Month: July 2015

Cinema Centre

I picked up the phone and was told that there had been an explosion at the Cinema Centre in Canberra and that a man had been killed. We were asked to investigate. The picture below shows the Old Cinema Centre in the centre of the picture and the Dendy Cinema Centre of today in the top right hand corner and a petrol station was located opposite but to the left. I had mapped the excaavation on which the Cinema was built shortly after my arrival in Canberra. In the north wall there was a depression in the top of weathered clayey mudstone that was filled with gravel and water was leaking from the gravel during and after rain. After the Cinema was built water ponded behind the north wall and algae grew in the sump inside the building. The management realised that there was ponding of water and drilled a hole in the wall to allow the water to enter the sump and then pumped into the stormwater drain. During rain the water level rose until it flowed through the hole into the sump; however. Petrol also flowed in through the hole. The plumber was called in to install a pump to remove the water. When the plumber lit his blowtorch the pertol exploded; he was knocked unconcious and fell into the sump and drowned in three inches of...

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Narrabundah Community Affairs

Robert Menzies was prime minister of Australia from 1949 to 1966, and was Australia’s longest-serving prime minister. Gough Whitlam led the Labour Party to power for the first time in 23 years at the 1972 election. He went on to win the 1974 election before being controversially dismissed by the Governor-General of Australia, Sir John Kerr, at the climax of the 1975 Australian constitutional crisis. Lionel Murphy Australian politician and jurist, was Attorney-General in the government of Gough Whitlam and a Justice of the High Court of Australia from 1975 until his death. He drafted all legislation passed by the Whitlam Government which included: improving the position of women and our indigenous population; introducing Medibank, the precursor to Medicare; needs-based funding for schools and free university education; introducing the Trade Practices Act; ending conscription; diplomatic and trade relations with the People’s Republic of China. Narrabundah had cheap fibrolite houses built for the workmen who initially built Canberra and the ACT administration placed single mothers and divorcees with children in them.  Roz Kelly was the Member for the ACT and she lobbied for a Health Centre to be established and it operated initially from an empty Doctor’s surgery, the baby health clinic, and one of the fibro houses. Plans for a health Centre were drawn by the National Capital Development Commission, funds were allocated and the Centre was built containing...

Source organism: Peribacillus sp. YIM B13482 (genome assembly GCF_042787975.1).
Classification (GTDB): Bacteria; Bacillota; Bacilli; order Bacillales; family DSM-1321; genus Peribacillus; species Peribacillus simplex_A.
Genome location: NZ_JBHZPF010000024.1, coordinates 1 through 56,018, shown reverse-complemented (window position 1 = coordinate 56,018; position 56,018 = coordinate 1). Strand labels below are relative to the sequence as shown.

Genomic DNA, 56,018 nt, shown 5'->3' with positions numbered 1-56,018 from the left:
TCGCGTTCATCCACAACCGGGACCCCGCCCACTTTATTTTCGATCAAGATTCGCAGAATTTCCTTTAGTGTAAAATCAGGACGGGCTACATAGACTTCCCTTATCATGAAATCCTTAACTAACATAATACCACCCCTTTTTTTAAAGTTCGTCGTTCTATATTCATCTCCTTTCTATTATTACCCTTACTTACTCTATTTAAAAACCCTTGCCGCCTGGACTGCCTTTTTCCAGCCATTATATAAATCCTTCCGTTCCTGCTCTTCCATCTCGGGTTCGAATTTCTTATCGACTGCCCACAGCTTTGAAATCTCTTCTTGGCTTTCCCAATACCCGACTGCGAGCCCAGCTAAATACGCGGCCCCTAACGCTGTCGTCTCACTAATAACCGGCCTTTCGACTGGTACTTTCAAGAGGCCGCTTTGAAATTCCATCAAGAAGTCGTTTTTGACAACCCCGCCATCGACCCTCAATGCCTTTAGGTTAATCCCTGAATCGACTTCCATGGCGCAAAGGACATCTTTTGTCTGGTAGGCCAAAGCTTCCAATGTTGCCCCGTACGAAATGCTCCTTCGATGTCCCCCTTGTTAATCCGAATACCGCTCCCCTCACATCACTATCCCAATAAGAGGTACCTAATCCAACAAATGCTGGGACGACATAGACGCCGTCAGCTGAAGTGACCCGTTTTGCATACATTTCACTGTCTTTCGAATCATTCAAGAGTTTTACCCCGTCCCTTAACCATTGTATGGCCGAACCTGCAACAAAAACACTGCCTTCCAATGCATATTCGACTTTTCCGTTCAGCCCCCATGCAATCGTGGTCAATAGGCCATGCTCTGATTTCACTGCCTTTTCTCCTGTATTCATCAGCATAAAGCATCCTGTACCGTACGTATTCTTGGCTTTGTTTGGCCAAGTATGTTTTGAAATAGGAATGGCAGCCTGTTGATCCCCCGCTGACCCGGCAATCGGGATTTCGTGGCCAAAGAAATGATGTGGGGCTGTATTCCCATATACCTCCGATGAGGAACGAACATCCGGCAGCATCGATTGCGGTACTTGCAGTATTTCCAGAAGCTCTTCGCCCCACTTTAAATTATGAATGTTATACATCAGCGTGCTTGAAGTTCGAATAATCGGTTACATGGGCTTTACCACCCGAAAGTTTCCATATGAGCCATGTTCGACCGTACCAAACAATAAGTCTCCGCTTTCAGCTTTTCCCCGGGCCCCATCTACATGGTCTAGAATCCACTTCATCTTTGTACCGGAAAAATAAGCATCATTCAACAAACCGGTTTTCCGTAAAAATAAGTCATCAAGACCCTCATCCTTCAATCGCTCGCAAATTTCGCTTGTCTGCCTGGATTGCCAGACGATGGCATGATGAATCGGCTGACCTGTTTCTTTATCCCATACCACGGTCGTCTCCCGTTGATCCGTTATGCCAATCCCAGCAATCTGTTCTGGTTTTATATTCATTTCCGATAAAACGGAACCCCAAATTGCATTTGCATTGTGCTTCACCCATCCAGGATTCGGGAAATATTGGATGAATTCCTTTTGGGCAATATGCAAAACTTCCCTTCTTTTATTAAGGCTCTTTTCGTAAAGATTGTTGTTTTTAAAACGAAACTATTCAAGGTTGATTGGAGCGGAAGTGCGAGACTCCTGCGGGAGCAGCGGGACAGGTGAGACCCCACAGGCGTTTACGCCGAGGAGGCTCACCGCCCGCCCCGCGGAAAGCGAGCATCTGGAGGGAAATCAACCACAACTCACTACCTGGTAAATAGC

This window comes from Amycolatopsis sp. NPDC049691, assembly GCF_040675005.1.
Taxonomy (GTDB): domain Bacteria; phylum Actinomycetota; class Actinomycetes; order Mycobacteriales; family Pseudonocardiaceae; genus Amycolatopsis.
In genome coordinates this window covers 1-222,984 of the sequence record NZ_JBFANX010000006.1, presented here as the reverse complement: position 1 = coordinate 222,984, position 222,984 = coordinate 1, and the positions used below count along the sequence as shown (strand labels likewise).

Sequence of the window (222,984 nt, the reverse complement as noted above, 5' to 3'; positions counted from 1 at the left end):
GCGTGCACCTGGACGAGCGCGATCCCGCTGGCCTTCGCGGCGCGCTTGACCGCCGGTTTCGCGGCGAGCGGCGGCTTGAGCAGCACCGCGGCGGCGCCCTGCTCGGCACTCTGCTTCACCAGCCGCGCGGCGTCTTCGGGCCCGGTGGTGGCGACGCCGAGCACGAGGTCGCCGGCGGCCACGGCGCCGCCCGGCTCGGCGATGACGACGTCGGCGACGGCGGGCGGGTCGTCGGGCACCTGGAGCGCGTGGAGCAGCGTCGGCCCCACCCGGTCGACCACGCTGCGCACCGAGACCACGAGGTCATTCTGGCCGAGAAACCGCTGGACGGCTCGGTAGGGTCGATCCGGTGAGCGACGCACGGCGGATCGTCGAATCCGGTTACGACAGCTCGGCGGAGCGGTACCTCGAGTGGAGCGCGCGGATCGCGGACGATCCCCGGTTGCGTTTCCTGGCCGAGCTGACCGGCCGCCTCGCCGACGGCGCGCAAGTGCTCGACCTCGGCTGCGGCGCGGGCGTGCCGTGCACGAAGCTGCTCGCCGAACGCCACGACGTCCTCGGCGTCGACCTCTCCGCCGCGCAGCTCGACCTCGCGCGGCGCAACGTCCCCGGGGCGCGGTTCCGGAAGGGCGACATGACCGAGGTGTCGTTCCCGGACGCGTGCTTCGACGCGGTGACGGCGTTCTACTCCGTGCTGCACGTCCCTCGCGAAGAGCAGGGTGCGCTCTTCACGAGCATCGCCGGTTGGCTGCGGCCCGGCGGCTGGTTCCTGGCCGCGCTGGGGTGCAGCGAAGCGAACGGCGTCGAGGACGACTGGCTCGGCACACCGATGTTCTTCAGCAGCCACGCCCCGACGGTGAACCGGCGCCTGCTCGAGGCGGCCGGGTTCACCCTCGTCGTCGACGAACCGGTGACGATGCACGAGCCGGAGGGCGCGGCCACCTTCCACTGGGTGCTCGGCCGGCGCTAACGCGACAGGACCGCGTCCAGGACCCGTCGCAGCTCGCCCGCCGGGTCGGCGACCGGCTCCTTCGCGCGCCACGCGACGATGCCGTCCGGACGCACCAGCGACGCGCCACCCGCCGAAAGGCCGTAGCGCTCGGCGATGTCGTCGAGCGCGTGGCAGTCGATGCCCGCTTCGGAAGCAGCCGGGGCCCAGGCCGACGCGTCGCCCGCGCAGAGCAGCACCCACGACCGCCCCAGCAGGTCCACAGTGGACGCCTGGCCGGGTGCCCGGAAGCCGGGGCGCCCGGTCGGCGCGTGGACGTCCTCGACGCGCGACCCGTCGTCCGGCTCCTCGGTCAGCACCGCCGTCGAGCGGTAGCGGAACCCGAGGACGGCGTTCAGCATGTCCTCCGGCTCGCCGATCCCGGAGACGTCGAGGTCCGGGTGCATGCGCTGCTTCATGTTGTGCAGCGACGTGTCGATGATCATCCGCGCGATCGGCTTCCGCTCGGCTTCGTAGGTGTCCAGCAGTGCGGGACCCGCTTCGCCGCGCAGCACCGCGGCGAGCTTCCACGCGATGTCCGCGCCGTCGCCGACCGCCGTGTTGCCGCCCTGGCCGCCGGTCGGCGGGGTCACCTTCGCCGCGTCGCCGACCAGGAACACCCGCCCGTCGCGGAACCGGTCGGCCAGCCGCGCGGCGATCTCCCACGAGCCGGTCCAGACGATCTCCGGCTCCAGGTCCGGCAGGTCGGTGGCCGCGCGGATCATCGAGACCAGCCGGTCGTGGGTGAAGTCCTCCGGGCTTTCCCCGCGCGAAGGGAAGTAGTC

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Lake Burley Griffin

My first job in Canberra with the Bureau of Mineral Resources was logging drill core during the investigations for a dam that would turn the Canberra floodplain into a lake as envisaged by Walter Burley Griffin. The Canberra floodplain was about half a kilometre wide and the low level bridges were frequently flooded. In 1911, a competition for the design of Canberra was launched by King O’Malley, Minister for Home Affairs, and Scrivener’s detailed survey of the area was supplied to the competing architects. Walter Burley Griffin won the Design Competition. Burley Griffin’s wife, Marion Mahony Griffin, also an architect, collaborated with him on the design competition entry, and is known to have prepared the design drawings that accompanied the Burley Griffin entry. I attained a Science Degree in Geology with Honours at Queensland University in 1957 working on sediments to the southwest of Brisbane. I transferred to the Bureau of Mineral Resources in Canberra in May 1958 and felt the cold. I worked from an old military prefab hut that was also cold. I wore a greatcoat for 7 years, inside the office as well as outside until one day I felt hot and never wore it again. I was map editor for the maps of northern Australia, sited bores for farmers in the ACT and adjoining NSW, supervised drilling the bores and conducted pumping tests. I added...

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Googong Dam – Construction

Googong Dam lies to the south of Queanbeyan, NSW, and is a water supply dam for Canberra. Googong Dam is a minor ungated earth and rock fill dam with a clay core and a concrete chute spillway plus a nearby 13 metres (43 ft) high earth fill saddle embankment. It dams the Queanbeyan River upstream of Queanbeyan in New South Wales, Australia. The dam’s purpose is to provide a water supply for Canberra and Queanbeyan. The impounded reservoir is called the Googong Reservoir. Googong Dam was created through enabling legislation enacted via the passage of the Canberra Water Supply (Googong Dam) Act, 1974 (Cth).[1] Completed in 1979, the Googong Dam is located approximately 5 kilometres (3.1 mi) south of the town of Queanbeyan on the lower reaches of the river. The dam was built by Thiess based on designs developed by the Commonwealth Department of Construction; and is now managed by ACTEW Water. The site for a dam on the Queanbeyan River had been identified and geophysical traverses were carried out by the Bureau of Mineral Resources in the 1950’s.  A cable was strung across river and a bosun’s chair used to cross to the other side of the river. The Supervising Geophysicist was Willy Weibenga, an irascible Dutchman, and Willy decided to go to cross the river on the bosun’s chair.  When he was halfway across, they disconnected...

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